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Archive for the ‘Blog’ Category

A Time for Big Ideas for Scotland

Gerry Hassan

Sunday National, February 16th 2020

Big ideas are important. Boris Johnson is talking about infrastructure projects, committing to HS2 and spending £106 billion of taxpayers’ monies. He also this week announced a review into the feasibility of a 20-mile long Scotland-Northern Ireland bridge that will cost £20 billion.

Irrespective of the merits of these projects, and the obvious point that the Scottish-Northern Irish bridge has next to no chance of ever being built, they mark a different kind of politics at least rhetorically from that of Boris Johnson’s immediate Tory predecessors.

These announcements raise big questions about the role of government, public spending and what is deliverable, feasible and believable. One strand which many on the left will understandably want to resist is that Johnson’s government is embarking on an era of raising selective public spending, a more interventionist state and greater role for government, amounting to a different kind of Conservatism compared to recent decades.

This brings up challenges for Scotland. What do we want to be defined by? What do we want to collectively organise and mobilise to do? What do we want to do which brings lasting change and directly transforms lives – beyond the constitutional question and independence? Read the rest of this entry »

The End of an Era: The Imperial Era of the SNP

Gerry Hassan

Scottish Review, February 12th 2020

The SNP were once the bright promising future of Scotland but all such periods of political promise come to an end. It isn’t possible to permanently remain the new kids of the block with the passing of time. The resignation of Derek Mackay as Finance Secretary and his subsequent suspension from the SNP came like a bolt out of the blue – shocking everyone in his party, fellow parliamentarians and political opponents, and the media.

The SNP stands dominant in Scottish politics with 50% support in the latest polls. Independence is on 50% plus in the last three polls thanks to a Brexit bounce while the political opponents of the Nationalists – Tories, Labour and Lib Dems – are not in a strong position north of the border.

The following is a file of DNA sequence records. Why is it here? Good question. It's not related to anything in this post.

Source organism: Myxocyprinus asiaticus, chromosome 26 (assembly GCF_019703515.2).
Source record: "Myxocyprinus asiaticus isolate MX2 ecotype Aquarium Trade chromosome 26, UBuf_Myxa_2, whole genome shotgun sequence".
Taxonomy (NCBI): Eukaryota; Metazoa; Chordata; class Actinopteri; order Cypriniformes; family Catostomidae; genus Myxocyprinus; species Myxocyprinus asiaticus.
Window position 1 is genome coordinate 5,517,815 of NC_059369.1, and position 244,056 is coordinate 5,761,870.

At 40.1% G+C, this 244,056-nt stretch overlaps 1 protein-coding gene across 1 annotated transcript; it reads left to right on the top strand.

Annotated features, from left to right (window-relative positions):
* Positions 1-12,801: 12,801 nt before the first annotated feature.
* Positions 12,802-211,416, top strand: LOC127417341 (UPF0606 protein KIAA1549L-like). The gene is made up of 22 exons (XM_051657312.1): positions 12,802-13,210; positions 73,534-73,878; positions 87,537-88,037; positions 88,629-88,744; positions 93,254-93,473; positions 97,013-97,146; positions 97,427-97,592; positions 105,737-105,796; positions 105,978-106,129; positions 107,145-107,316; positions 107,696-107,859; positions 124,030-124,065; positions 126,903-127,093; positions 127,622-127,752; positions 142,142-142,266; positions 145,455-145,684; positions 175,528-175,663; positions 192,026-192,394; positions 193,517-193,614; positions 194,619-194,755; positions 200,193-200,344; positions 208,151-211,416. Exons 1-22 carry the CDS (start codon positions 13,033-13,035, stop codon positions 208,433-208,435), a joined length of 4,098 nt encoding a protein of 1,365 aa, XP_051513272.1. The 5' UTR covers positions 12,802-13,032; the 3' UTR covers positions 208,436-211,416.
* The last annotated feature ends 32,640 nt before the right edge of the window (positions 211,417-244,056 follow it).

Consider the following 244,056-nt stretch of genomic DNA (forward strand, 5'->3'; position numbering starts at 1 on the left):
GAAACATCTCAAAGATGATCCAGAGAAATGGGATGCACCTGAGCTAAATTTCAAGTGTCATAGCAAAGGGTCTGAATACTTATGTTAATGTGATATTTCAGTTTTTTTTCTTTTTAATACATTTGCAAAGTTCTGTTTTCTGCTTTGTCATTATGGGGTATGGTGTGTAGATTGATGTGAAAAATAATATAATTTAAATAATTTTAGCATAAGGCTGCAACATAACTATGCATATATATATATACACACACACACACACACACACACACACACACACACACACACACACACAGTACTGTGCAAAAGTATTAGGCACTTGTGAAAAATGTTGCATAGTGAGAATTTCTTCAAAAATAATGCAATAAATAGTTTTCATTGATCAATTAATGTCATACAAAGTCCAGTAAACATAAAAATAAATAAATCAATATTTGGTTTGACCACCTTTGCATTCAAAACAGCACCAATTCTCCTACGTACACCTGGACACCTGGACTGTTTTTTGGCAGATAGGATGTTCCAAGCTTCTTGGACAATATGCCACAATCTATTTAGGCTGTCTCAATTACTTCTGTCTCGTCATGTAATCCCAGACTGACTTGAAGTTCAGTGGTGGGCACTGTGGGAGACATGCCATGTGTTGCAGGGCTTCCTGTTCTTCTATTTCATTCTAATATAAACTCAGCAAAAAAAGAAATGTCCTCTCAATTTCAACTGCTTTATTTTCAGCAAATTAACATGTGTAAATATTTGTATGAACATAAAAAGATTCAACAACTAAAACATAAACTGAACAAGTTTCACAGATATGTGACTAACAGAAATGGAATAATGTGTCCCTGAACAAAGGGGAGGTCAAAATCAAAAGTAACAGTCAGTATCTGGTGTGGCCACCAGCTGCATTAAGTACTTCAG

However, the SNP’s poll ratings are not quite the whole story. A palpable sense of unease and nervousness has been building in the party for several years – probably since the 2016 Brexit vote, the 2017 attempt by Nicola Sturgeon to progress an indyref, and the 2017 UK election reverse (which the party won but lost 21 out of its 56 Westminster seats). This is about many things – the party’s direction, culture of leadership, lack of internal democracy, and absence of any semblance of a strategy by senior figures on independence and indyref2. Read the rest of this entry »

What holds Scotland back? Our relationship with England and ourselves

Gerry Hassan

Sunday National, February 9th 2020

Scotland has travelled far in recent decades. The country is more autonomous, confident, self-governing and secure in having multiple identities. This is what we often tell ourselves and there is truth in it. Yet it is also true that after 20 years of the Scottish Parliament we still have many areas in which to progress, and numerous barriers that hold us back and limit the lives of too many.

Much of what restricts us can be directly linked to structural issues and hard power – economic, social, and political. But there are also cultural and psychological dimensions – and all of these can be seen in our relationship with England and its impact on Scotland, and the wider state of our society.